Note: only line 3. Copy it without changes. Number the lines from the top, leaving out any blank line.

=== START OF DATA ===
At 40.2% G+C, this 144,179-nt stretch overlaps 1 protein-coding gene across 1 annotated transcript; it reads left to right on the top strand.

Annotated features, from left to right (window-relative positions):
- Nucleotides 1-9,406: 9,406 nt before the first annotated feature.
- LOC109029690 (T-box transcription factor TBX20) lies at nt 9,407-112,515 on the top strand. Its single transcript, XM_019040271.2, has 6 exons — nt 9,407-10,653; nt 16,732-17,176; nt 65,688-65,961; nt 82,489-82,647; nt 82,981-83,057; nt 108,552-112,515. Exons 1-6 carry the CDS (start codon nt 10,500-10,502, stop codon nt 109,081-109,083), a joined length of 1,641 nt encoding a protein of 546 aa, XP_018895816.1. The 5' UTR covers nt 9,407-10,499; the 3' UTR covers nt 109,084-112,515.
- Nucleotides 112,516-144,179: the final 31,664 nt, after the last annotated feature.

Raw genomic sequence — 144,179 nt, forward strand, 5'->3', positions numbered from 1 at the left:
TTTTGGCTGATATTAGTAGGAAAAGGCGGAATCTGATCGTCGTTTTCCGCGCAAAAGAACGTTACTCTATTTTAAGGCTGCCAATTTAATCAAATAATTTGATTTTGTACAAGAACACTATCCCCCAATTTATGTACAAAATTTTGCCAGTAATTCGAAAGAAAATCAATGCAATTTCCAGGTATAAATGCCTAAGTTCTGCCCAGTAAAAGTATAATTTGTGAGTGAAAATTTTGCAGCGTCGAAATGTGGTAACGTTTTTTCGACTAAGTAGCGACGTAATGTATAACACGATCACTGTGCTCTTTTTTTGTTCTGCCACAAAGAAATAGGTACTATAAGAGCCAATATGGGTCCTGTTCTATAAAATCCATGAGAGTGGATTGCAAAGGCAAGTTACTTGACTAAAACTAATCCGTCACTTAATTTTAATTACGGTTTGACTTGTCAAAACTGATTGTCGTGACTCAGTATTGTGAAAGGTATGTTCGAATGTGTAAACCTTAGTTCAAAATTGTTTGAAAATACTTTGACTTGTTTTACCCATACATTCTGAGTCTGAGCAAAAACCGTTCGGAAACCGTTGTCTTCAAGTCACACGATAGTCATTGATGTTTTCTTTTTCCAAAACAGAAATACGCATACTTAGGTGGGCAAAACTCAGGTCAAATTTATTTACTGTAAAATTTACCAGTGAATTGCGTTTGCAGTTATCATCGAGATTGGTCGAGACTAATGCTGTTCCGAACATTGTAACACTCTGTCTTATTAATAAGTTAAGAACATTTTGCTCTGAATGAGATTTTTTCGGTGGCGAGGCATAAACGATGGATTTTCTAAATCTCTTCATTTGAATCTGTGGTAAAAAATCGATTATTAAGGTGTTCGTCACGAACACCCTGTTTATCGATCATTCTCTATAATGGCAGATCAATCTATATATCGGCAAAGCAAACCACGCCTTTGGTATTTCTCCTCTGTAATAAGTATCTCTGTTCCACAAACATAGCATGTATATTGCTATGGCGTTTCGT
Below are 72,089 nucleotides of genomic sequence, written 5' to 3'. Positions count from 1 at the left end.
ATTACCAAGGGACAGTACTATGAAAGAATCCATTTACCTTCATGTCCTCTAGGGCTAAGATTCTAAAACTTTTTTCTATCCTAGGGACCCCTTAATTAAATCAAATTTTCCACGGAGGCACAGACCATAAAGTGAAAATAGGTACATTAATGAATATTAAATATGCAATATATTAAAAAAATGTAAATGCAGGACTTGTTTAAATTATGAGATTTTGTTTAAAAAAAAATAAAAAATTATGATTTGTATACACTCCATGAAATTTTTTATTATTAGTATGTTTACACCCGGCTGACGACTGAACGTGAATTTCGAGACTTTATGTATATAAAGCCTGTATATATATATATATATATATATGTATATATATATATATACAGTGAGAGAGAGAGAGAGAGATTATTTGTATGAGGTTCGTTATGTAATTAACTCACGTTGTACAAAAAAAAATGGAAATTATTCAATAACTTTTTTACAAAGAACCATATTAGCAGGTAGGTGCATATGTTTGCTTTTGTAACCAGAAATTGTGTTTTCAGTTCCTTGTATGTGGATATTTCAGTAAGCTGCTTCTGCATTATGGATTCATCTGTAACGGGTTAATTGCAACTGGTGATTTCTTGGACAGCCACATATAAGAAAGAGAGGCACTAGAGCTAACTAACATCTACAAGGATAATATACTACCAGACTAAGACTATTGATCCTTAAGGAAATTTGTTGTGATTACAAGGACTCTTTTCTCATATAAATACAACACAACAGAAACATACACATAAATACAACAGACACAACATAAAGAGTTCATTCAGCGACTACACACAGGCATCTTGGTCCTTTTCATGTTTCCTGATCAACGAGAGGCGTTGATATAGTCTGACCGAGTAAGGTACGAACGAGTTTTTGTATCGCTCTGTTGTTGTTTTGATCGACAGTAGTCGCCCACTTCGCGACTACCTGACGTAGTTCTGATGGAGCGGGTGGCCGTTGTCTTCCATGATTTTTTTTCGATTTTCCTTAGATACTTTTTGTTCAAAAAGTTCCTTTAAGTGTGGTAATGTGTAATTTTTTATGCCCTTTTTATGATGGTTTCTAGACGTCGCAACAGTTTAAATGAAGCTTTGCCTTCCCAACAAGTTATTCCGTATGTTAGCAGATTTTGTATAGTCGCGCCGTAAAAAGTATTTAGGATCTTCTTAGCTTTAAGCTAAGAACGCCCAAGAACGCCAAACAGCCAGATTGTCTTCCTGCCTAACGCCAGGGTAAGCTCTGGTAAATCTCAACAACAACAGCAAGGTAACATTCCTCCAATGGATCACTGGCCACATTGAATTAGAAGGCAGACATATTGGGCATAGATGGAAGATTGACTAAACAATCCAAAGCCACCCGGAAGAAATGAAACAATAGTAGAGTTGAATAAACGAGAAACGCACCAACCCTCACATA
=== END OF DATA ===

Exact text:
- Nucleotides 1-9,406: 9,406 nt before the first annotated feature.